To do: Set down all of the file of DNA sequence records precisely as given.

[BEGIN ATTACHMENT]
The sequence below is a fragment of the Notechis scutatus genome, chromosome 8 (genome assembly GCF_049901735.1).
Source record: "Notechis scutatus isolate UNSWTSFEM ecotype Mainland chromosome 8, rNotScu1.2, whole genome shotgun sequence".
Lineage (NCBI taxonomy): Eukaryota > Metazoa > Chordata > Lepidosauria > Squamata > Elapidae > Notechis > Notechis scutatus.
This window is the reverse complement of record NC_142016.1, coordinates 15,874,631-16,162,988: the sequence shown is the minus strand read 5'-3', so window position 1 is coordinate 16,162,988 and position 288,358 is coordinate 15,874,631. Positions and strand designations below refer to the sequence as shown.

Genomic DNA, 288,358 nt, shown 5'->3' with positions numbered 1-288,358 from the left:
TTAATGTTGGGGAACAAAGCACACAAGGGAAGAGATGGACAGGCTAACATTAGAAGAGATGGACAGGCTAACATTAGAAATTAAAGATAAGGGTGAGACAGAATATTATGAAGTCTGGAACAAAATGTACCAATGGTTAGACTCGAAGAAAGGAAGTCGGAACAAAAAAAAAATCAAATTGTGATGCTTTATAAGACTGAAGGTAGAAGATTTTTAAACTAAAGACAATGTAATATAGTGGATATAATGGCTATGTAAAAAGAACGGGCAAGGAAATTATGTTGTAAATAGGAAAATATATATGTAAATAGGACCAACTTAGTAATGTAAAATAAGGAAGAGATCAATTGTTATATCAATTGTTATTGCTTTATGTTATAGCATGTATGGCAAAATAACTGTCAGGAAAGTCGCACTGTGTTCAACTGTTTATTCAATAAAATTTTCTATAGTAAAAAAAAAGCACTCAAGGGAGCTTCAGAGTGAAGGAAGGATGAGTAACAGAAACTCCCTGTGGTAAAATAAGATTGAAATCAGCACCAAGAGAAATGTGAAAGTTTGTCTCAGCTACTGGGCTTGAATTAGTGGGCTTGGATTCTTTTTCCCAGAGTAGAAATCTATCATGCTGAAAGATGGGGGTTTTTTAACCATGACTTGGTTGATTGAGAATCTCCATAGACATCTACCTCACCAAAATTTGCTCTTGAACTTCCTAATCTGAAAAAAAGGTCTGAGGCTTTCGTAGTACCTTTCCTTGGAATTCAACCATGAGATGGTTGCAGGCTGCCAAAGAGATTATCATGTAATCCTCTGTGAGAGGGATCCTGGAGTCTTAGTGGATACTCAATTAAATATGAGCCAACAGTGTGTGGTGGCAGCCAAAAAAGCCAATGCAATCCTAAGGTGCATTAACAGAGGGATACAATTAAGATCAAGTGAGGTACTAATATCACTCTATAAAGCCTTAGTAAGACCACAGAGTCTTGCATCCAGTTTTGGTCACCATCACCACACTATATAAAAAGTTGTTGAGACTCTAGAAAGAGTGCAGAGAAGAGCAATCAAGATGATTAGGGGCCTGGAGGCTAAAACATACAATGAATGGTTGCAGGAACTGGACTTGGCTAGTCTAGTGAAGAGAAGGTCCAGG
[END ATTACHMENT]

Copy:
The sequence below is a fragment of the Notechis scutatus genome, chromosome 8 (genome assembly GCF_049901735.1).
Source record: "Notechis scutatus isolate UNSWTSFEM ecotype Mainland chromosome 8, rNotScu1.2, whole genome shotgun sequence".
Lineage (NCBI taxonomy): Eukaryota > Metazoa > Chordata > Lepidosauria > Squamata > Elapidae > Notechis > Notechis scutatus.
This window is the reverse complement of record NC_142016.1, coordinates 15,874,631-16,162,988: the sequence shown is the minus strand read 5'-3', so window position 1 is coordinate 16,162,988 and position 288,358 is coordinate 15,874,631. Positions and strand designations below refer to the sequence as shown.

Genomic DNA, 288,358 nt, shown 5'->3' with positions numbered 1-288,358 from the left:
TTAATGTTGGGGAACAAAGCACACAAGGGAAGAGATGGACAGGCTAACATTAGAAGAGATGGACAGGCTAACATTAGAAATTAAAGATAAGGGTGAGACAGAATATTATGAAGTCTGGAACAAAATGTACCAATGGTTAGACTCGAAGAAAGGAAGTCGGAACAAAAAAAAAATCAAATTGTGATGCTTTATAAGACTGAAGGTAGAAGATTTTTAAACTAAAGACAATGTAATATAGTGGATATAATGGCTATGTAAAAAGAACGGGCAAGGAAATTATGTTGTAAATAGGAAAATATATATGTAAATAGGACCAACTTAGTAATGTAAAATAAGGAAGAGATCAATTGTTATATCAATTGTTATTGCTTTATGTTATAGCATGTATGGCAAAATAACTGTCAGGAAAGTCGCACTGTGTTCAACTGTTTATTCAATAAAATTTTCTATAGTAAAAAAAAAGCACTCAAGGGAGCTTCAGAGTGAAGGAAGGATGAGTAACAGAAACTCCCTGTGGTAAAATAAGATTGAAATCAGCACCAAGAGAAATGTGAAAGTTTGTCTCAGCTACTGGGCTTGAATTAGTGGGCTTGGATTCTTTTTCCCAGAGTAGAAATCTATCATGCTGAAAGATGGGGGTTTTTTAACCATGACTTGGTTGATTGAGAATCTCCATAGACATCTACCTCACCAAAATTTGCTCTTGAACTTCCTAATCTGAAAAAAAGGTCTGAGGCTTTCGTAGTACCTTTCCTTGGAATTCAACCATGAGATGGTTGCAGGCTGCCAAAGAGATTATCATGTAATCCTCTGTGAGAGGGATCCTGGAGTCTTAGTGGATACTCAATTAAATATGAGCCAACAGTGTGTGGTGGCAGCCAAAAAAGCCAATGCAATCCTAAGGTGCATTAACAGAGGGATACAATTAAGATCAAGTGAGGTACTAATATCACTCTATAAAGCCTTAGTAAGACCACAGAGTCTTGCATCCAGTTTTGGTCACCATCACCACACTATATAAAAAGTTGTTGAGACTCTAGAAAGAGTGCAGAGAAGAGCAATCAAGATGATTAGGGGCCTGGAGGCTAAAACATACAATGAATGGTTGCAGGAACTGGACTTGGCTAGTCTAGTGAAGAGAAGGTCCAGG